Leaving it all behind

2 Dec 05
PETER RIDDELL | Tony Blair is not the only senior politician concerned about his legacy. Gordon Brown is too.

Tony Blair is not the only senior politician concerned about his legacy. Gordon Brown is too.

His pre-emptive intervention in the debate about the Turner Commission’s final report on pensions and his Pre-Budget Report on December 5 are all about defending his record - and establishing his credentials to become the next prime minister.

Brown and some of his acolytes in the Commons are understandably impatient to take over from Blair. They want time for Brown to establish himself in Number 10 before the next general election.

The chancellor believes that the key is the ‘smooth and orderly transition’ that Blair spoke about in the spring. There is little sign so far of this occurring. But Brown is against talk by his more excitable supporters of trying to force Blair out. He is said by close allies to believe that a coup would be self-defeating — creating the kind of bitterness and divisions that so damaged the Conservatives after Margaret Thatcher was ousted exactly 15 years ago.

Meanwhile, his main concern is to defend his reputation. He is infuriated by suggestions that he is anti-reform, as in the skirmishing over the Turner report. The Treasury is hostile to calls for the restoration of the earnings link in the annual uprating of basic pensions. These initially came from the Labour Left, but have come recently from the Conservatives and the Liberal Democrats. He has preferred to concentrate help on the poorest pensioners through pension credits. This is partly to avoid the costs of a big general uprating, not least because he does not want to make commitments now that would narrow his options as prime minister.

But Brown’s opposition to these proposals has been attacked as ‘anti-reform’. That is a gross over-simplification. The main point, stressed by the cogent analysis in the Turner report, and accepted in part at least by Brown, is that the status quo is no longer sustainable. We will all have to work for longer/pay more if we want to meet our expectations for incomes in retirement.

No great surprise here, and the only anti-reformers are the few populists who deny these choices. The real debate is over the balance of solutions: between raising the state retirement age for payment of the basic pension (very different from the actual age at which people stop working); trying to encourage savings; and what the state provides. Restoring the earnings link would certainly be expensive, but, equally, there are big drawbacks to an extension of means-tested pension credits.

More generally, Brown argues fairly that he has been responsible for some of the most far-reaching reforms introduced since 1997, notably: making the Bank of England independent; putting decisions on competition policy at arm’s-length from ministers; an overhaul of benefits to encourage more people into work; changing the capital gains and company tax systems to encourage the creation and growth of new enterprises; and investment in research and development.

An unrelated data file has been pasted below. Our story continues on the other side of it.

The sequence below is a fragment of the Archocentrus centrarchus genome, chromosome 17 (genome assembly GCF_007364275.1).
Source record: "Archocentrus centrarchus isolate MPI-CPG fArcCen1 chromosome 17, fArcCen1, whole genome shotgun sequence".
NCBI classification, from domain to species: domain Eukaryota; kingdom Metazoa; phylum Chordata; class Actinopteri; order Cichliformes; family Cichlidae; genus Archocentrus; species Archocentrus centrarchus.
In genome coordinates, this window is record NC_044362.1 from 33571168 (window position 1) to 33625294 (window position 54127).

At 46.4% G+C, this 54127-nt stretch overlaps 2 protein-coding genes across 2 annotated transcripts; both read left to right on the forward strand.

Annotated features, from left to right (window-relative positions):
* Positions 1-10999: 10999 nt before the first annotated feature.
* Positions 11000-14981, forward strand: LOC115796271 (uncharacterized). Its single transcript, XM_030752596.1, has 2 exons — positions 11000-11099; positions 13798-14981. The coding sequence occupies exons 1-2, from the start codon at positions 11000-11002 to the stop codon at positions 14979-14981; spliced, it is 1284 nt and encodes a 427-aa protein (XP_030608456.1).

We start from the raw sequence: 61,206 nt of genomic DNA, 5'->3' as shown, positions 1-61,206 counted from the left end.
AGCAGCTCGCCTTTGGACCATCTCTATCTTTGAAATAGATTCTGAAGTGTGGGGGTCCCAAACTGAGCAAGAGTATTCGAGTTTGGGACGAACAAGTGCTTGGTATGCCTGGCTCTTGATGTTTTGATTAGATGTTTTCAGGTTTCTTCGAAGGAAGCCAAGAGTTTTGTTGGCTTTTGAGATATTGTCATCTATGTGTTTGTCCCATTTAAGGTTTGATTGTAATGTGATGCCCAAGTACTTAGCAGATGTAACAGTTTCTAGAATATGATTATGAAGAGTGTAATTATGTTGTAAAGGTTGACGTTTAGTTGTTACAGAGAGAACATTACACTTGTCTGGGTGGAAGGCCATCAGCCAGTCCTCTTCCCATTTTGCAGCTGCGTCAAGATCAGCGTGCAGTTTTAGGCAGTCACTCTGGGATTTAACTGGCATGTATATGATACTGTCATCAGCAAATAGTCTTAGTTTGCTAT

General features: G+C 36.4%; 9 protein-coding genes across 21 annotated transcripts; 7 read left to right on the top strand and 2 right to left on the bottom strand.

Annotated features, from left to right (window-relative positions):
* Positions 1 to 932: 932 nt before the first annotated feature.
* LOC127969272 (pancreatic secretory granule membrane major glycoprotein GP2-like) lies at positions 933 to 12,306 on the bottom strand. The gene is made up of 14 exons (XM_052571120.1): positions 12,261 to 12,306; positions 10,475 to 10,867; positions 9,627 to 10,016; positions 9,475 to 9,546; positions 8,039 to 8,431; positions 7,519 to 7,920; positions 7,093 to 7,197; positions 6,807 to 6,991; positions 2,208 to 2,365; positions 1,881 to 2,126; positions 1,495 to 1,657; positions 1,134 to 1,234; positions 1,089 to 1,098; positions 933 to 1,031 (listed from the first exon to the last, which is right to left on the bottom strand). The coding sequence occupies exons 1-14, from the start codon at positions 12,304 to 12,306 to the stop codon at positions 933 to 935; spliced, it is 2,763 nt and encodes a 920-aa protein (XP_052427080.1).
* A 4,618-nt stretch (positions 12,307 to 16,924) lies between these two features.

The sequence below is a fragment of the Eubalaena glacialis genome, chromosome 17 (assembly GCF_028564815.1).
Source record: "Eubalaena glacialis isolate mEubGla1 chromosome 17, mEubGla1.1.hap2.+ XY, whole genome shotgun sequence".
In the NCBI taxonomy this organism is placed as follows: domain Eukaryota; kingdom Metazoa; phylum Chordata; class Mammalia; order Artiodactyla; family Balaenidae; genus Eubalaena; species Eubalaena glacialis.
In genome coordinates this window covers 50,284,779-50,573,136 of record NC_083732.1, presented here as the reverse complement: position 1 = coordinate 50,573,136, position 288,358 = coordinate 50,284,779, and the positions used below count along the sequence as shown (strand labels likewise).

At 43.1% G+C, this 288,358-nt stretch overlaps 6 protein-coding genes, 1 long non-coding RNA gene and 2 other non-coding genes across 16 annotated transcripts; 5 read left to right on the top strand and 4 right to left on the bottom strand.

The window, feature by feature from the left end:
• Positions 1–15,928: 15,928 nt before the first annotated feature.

The argument about whether Brown or any other minister is pro- or anti-reform is ridiculous. As he acknowledged in his speech to the CBI on November 28, the key question is whether reforms are sensible and sustainable.

The real point is political. Brown wants to be seen as pro-reform and as New Labour as Blair. That explains the timing of his announcement in his CBI speech about making the Office for National Statistics independent of government, on the explicit parallel with Bank independence. The move itself is not surprising and is in line with suggestions made by the Statistics Commission, the Treasury select committee of the Commons, as well as by the Conservatives and, in a parallel version, the Liberal Democrats.

The reform theme is central to the Pre-Budget Report, notably over changes to planning law, reductions in regulation (more risk-based and less intrusive), the familiar raft of pro-enterprise initiatives, together with the interim report by Lord Leitch into the skills challenge facing Britain, and the report by Sir John Pattison on funding of stem cell research.

Yet the key to Brown’s reputation remains the state of the economy. He has had to reduce his forecast for economic growth this year from the 3%–3.5% range of the March Budget down to 2%, which many outside economists still regard as far too optimistic. Public borrowing is higher than previously forecast, for the fifth year in a row, largely as a result of a revenue shortfall.

With his familiar Panglossian optimism, Brown claims that the British economy has done pretty well given the instabilities of the global economy and the sharp rise in oil prices. He will need to be right, to safeguard his reputation and to ensure a favourable background to his premiership.

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